Last year, when I was slowly going down a slippery slope of stress, induced by sleepless nights and feeling sorry for myself, signing up for yoga and personal training sessions helped me get out of the rut. Small children are high maintenance and require a lot of daily engagement. Exercise can give you the physical stamina needed to keep up with them, and help release happy hormones and endorphins to elevate your mood.
For others, maybe meditation, music or a massage may provide that much-needed mental boost. It can be a cup of coffee in the morning or sitting down for a proper meal instead of grabbing your food on the go. Get a new outfit or lipstick, dress up, wear some make-up even if you are just at home (as someone who spent the first few months of motherhood staying in pyjamas till teatime, I know how difficult even this can be).
Ask friends and family members to pitch in when needed. They can babysit when you and your partner have a date night, when you go for a movie with a girlfriend, or bring you dinner when you are stuck at home with a sick child. Choose a hobby, sign up for a class to learn a new language or, like me, take a few days off to attend a festival focusing on a cause you care about or a topic that you love.
Know that if you feel fulfilled and good about yourself, you are going to be a more patient, present and loving parent. If you enrich yourself, you will have so much more life experience to draw upon to share with your children. Remember too that our children watch, listen and copy. When we neglect ourselves, we also teach our children that pleasing others and what others think of us is more important than being true to ourselves.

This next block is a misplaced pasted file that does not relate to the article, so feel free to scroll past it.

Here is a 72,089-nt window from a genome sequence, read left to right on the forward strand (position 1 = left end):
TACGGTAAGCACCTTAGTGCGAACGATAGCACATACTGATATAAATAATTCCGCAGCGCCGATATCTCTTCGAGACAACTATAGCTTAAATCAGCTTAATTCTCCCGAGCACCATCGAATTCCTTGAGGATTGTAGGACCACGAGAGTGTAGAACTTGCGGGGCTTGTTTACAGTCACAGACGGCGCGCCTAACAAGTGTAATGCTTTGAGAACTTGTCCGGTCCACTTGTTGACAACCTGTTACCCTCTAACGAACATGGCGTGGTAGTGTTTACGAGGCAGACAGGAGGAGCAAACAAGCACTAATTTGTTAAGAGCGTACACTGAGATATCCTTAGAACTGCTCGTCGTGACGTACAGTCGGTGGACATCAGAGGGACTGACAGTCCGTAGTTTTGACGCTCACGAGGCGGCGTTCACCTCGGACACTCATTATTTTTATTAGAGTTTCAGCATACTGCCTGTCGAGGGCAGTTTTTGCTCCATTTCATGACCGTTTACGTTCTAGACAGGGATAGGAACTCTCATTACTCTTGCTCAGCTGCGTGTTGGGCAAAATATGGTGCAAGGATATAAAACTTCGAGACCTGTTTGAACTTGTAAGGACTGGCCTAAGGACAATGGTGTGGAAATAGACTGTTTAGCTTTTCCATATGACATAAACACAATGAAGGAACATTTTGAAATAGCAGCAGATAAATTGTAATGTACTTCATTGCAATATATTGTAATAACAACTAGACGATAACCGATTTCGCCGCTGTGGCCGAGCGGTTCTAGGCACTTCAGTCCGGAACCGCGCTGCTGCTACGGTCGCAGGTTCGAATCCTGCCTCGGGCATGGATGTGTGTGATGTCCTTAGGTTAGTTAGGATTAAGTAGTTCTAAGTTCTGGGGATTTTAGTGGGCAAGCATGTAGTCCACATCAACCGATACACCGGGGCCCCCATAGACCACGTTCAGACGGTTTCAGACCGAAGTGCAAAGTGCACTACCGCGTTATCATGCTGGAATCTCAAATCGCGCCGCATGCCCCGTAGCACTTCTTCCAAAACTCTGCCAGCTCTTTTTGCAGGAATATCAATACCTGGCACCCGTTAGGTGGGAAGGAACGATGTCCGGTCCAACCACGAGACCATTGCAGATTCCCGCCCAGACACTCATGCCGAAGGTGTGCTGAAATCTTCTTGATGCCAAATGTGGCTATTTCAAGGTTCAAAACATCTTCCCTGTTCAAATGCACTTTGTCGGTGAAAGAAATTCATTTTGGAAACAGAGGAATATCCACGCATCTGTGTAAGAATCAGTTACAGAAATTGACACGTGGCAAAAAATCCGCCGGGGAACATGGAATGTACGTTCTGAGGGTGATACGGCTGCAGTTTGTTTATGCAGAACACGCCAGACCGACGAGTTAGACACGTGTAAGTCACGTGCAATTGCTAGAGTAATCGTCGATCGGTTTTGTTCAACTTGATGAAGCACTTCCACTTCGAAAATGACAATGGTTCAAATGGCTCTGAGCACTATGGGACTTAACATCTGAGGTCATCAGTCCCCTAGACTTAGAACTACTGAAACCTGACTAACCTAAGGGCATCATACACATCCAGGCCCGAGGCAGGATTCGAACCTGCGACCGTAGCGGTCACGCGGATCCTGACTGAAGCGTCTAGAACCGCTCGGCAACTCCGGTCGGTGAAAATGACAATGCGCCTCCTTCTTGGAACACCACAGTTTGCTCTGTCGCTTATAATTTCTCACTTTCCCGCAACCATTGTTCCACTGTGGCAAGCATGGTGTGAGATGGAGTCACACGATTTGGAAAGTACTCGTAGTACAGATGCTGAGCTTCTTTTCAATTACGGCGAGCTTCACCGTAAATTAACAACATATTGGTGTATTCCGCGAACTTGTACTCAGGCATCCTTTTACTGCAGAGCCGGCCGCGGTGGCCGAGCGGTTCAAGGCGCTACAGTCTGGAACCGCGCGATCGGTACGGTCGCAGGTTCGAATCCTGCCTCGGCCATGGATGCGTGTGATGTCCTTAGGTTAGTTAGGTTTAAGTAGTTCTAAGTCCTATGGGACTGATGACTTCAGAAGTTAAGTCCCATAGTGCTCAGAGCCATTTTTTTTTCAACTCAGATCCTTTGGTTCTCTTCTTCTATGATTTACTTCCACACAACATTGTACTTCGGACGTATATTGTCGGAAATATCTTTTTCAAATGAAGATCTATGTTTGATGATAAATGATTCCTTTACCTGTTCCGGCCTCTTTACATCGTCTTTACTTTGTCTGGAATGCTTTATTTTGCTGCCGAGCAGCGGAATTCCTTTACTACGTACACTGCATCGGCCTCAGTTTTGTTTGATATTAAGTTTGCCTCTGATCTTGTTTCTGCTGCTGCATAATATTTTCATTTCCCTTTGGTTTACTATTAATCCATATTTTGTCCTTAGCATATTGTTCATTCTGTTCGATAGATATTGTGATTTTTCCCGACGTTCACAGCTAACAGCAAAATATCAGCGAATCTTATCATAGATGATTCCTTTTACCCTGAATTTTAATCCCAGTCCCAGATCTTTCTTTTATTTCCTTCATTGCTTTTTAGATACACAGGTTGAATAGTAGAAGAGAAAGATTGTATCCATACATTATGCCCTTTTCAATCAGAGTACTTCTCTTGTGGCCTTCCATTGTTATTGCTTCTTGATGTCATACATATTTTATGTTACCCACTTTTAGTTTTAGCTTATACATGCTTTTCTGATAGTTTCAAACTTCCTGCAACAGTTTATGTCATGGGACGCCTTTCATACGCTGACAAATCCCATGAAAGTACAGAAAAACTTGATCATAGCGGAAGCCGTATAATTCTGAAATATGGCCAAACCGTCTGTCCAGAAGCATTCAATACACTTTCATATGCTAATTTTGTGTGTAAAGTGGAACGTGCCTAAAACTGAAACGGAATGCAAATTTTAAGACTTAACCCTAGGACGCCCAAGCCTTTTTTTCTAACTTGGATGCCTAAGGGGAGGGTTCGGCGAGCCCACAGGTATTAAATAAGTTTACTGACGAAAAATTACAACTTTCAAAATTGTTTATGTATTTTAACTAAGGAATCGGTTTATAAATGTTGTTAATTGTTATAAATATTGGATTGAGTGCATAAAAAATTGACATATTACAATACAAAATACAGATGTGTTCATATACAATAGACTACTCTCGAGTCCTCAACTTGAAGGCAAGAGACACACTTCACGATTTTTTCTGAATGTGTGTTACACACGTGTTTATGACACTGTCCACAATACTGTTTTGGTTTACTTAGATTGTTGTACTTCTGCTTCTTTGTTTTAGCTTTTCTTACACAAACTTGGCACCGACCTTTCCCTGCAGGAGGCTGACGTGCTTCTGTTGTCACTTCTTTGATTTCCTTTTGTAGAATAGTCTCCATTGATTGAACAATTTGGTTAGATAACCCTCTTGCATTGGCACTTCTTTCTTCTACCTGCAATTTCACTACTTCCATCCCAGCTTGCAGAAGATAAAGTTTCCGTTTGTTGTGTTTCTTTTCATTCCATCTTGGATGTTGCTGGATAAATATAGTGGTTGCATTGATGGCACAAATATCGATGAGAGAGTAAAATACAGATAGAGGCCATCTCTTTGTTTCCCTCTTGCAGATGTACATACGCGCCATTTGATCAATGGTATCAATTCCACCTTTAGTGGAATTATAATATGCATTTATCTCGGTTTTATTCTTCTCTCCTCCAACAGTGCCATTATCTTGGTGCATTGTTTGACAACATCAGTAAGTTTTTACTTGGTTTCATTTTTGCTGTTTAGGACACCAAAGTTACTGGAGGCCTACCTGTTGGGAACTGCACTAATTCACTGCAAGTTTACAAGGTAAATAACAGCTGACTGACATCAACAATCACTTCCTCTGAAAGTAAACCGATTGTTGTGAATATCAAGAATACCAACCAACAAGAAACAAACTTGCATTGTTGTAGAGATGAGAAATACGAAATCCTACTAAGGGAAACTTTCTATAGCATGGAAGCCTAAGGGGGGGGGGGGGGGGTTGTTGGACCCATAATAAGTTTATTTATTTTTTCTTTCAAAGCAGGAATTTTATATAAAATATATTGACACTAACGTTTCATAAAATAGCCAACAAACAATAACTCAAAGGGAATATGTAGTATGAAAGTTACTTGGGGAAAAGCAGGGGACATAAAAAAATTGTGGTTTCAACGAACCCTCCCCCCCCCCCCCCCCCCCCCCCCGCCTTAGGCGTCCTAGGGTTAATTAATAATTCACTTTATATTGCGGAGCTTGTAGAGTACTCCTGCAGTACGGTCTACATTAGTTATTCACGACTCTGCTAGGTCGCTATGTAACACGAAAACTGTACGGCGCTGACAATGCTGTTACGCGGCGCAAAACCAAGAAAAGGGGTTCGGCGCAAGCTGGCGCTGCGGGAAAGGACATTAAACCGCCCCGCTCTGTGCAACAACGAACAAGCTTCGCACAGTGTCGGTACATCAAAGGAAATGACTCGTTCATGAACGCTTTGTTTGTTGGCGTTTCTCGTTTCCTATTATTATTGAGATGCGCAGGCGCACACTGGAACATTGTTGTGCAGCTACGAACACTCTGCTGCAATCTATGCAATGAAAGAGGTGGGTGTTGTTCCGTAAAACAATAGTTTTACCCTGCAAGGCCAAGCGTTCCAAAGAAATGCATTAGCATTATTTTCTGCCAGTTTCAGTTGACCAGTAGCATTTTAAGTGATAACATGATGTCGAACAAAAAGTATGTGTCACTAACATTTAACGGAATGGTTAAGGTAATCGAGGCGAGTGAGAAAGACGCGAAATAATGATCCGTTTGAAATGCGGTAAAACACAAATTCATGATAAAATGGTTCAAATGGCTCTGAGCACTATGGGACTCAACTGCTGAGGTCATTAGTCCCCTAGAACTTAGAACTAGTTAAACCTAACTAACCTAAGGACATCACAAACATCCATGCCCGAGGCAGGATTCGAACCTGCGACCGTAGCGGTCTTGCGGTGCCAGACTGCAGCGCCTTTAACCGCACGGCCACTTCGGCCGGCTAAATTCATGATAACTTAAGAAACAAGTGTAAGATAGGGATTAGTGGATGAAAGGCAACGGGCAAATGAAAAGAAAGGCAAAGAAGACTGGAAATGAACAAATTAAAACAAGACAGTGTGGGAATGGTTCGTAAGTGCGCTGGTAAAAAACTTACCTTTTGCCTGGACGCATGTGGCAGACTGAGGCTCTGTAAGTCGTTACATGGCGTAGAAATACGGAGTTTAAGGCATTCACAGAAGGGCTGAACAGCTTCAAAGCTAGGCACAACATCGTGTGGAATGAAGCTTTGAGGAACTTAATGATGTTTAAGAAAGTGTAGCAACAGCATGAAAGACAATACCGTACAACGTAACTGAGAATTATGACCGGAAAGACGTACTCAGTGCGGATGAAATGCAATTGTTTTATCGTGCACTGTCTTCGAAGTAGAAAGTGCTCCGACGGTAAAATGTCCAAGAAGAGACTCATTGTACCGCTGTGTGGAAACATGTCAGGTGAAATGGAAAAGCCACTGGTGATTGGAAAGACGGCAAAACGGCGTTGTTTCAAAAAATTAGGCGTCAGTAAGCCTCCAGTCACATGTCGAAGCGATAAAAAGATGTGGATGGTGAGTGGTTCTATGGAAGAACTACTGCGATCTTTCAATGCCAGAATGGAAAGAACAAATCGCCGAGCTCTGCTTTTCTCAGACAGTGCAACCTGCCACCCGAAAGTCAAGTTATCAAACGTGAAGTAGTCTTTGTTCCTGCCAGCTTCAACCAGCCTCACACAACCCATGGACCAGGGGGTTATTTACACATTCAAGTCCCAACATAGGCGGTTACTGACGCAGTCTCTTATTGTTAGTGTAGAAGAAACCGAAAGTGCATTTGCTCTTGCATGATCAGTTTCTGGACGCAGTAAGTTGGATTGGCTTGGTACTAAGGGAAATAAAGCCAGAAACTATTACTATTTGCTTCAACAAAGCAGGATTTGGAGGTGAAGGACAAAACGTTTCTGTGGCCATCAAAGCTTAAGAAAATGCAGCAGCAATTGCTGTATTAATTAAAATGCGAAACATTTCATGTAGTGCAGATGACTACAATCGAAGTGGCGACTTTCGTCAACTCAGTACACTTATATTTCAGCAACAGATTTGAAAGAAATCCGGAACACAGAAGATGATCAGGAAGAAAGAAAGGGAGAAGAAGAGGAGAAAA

So, celebrate yourself regularly and stay whole. Do something solely for yourself today to put that spring back into your step.
Li-Hsian Choo left a career in corporate communications to become a freelance writer and full-time mum to her twins. She also works on projects to curate creative experiences for children. She has co-written three children’s picture books and currently co-leads the Art Discovery Tours for Tots and Kids at the Ilham Art Gallery in KL (http://www.ilhamgallery.com/programmes/2016-feb-june/batik-art-discovery-tours-details). Her column, Mummy Moments, is about her journey as a mother. It will be updated once a month.